Among a flurry of recent pro-union decisions, the National Labor Relations Board (Board) issued a decision on December 14, 2022 restoring an Obama-Era test for determining the appropriateness of a bargaining unit in representation proceedings. This recent decision is expected to give unions more power in determining the makeup of bargaining units and enable smaller bargaining units—so-called “micro-units.” Micro-units can give unions the chance to get a foot in the door at an employer where only a small number of employees want to be represented.

In its recent American Steel Construction, Inc., 372 NLRB No. 23 (2022) decision, the Board’s majority stated that an employer attempting to expand a bargaining unit beyond the proposed unit must establish that employees outside of the proposed unit share an “overwhelming” community of interest with the employees in the proposed unit. The decision restores the Board’s 2011 standard, which had been overturned by PCC Structurals, a Trump-era ruling that lowered the bar for employer seeking to expand bargaining units beyond a union’s proposed unit.

The Board’s decision in American Steel, specifically struck down its prior ruling in PCC Structurals and The Boeing Co. for determining the appropriateness of a bargaining unit. In PCC Structurals, the Board established a new standard under which a petitioner would need to demonstrate that employees in the proposed unit shared interests that were “sufficiently distinct” from excluded employees. The Boeing Co. further clarified this standard and provided a three-pronged approach. Under this test, agency officials would (1) examine the shared interests of workers in the proposed unit, (2) weight these interests against the common interests employees in the proposed unit have with excluded employees, and (3) apply industry-specific rules.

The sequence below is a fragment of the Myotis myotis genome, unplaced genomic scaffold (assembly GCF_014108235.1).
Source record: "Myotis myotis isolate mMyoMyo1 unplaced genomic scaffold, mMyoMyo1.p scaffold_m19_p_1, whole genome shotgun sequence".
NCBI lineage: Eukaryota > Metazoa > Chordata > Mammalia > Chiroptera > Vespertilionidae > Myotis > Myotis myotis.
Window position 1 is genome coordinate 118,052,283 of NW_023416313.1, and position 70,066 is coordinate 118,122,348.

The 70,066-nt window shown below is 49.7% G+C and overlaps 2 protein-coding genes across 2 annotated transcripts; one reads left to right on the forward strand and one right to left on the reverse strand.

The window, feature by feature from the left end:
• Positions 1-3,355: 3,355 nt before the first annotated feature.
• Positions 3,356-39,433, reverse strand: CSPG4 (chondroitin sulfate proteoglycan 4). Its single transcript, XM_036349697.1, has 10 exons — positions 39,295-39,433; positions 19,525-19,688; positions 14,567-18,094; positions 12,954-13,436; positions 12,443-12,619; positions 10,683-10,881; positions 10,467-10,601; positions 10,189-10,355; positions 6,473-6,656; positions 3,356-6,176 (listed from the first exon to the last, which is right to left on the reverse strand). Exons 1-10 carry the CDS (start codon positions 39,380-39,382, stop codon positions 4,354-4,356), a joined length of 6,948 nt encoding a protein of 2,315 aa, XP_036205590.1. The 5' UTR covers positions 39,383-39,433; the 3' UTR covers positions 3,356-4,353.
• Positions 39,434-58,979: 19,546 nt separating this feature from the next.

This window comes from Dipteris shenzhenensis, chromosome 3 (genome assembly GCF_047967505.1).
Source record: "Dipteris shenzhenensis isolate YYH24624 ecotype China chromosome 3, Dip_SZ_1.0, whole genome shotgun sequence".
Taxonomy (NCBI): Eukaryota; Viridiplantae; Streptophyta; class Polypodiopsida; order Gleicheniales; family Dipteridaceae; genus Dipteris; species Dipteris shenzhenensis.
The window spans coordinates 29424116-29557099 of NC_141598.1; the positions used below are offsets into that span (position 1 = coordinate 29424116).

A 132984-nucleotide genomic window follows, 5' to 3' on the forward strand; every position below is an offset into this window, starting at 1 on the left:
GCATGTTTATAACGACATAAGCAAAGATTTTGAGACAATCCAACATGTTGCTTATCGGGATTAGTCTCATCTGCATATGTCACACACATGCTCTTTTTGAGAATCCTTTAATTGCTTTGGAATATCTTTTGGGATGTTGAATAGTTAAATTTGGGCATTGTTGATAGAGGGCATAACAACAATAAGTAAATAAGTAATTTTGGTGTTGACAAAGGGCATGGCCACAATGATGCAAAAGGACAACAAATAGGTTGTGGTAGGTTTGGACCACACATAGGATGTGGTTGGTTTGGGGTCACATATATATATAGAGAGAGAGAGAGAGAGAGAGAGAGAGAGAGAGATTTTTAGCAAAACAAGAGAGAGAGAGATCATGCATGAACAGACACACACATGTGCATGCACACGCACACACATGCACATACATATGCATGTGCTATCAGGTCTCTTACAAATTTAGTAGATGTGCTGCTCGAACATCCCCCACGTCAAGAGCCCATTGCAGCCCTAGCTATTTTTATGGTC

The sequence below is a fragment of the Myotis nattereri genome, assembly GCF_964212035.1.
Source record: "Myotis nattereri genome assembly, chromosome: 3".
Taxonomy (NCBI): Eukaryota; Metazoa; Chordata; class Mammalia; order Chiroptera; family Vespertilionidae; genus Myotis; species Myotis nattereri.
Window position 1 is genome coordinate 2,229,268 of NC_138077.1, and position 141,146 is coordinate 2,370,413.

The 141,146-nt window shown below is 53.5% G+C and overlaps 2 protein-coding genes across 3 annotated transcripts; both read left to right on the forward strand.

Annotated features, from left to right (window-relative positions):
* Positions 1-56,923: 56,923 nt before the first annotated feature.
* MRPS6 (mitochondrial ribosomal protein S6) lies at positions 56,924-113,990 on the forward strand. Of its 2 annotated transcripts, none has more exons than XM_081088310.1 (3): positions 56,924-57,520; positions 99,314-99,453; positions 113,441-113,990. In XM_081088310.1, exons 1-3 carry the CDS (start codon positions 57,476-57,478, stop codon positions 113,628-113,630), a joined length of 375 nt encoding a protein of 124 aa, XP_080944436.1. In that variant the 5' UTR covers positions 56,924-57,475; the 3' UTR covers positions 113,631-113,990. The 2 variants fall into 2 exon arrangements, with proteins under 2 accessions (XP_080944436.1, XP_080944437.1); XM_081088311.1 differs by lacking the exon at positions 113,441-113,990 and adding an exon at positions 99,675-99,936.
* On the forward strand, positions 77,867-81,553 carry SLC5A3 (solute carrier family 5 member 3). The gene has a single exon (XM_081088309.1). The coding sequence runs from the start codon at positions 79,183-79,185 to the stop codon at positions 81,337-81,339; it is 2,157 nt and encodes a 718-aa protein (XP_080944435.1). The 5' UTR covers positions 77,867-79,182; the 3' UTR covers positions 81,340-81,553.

The Board on Wednesday stated that the PCC-Boeing framework suffered from significant flaws. First, the Board stated that the “sufficiently distinct” standard was “vague, confusing and has no support in board precedent” and fails to adequately “articulate a workable alternative to the ‘overwhelming community of interest’ standard.” Second, in eliminating the “overwhelming community of interest” standard, the PCC-Boeing standard removed “an important safeguard that provides employees with the fullest freedom to organize in units of their choosing.” Finally, the Board stated that the PCC-Boeing standard “provided no compelling rationale for why the Board should add employees to units that otherwise possess a rational basis and the requisite mutuality of interests to bargain collectively.”

Under the new standard, which restored the Obama-era standard from 2011 established in Specialty Healthcare, the Board’s regional offices should approve a proposed unit if the petitioner establishes the unit shares an “internal community of interests” and the unit is readily identifiable as a group and sufficiently distinct. An employer may challenge the appropriateness of the proposed unit by establishing that excluded employees share an “overwhelming community of interest” with employees in the proposed unit – a high burden to prove.

In light of the Board’s return to a more union-friendly and deferential standard, employers should prepare for the possibility of micro-units within their workplaces and obtain counsel to determine how to best train managers, mitigate against potential micro-units, and approach union campaigns in their workplace.